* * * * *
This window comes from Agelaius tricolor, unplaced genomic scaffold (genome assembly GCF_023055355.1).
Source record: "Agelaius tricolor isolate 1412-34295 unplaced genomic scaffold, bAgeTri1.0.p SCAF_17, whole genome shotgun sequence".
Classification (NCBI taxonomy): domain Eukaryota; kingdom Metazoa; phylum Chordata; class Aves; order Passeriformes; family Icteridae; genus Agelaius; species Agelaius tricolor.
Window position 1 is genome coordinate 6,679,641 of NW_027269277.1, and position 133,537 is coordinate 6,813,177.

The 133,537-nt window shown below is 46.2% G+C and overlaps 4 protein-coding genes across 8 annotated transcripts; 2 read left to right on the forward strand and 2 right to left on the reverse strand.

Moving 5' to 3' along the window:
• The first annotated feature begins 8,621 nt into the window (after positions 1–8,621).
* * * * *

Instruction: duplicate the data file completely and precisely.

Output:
This window comes from Agelaius tricolor, unplaced genomic scaffold (genome assembly GCF_023055355.1).
Source record: "Agelaius tricolor isolate 1412-34295 unplaced genomic scaffold, bAgeTri1.0.p SCAF_17, whole genome shotgun sequence".
Classification (NCBI taxonomy): domain Eukaryota; kingdom Metazoa; phylum Chordata; class Aves; order Passeriformes; family Icteridae; genus Agelaius; species Agelaius tricolor.
Window position 1 is genome coordinate 6,679,641 of NW_027269277.1, and position 133,537 is coordinate 6,813,177.

The 133,537-nt window shown below is 46.2% G+C and overlaps 4 protein-coding genes across 8 annotated transcripts; 2 read left to right on the forward strand and 2 right to left on the reverse strand.

Moving 5' to 3' along the window:
• The first annotated feature begins 8,621 nt into the window (after positions 1–8,621).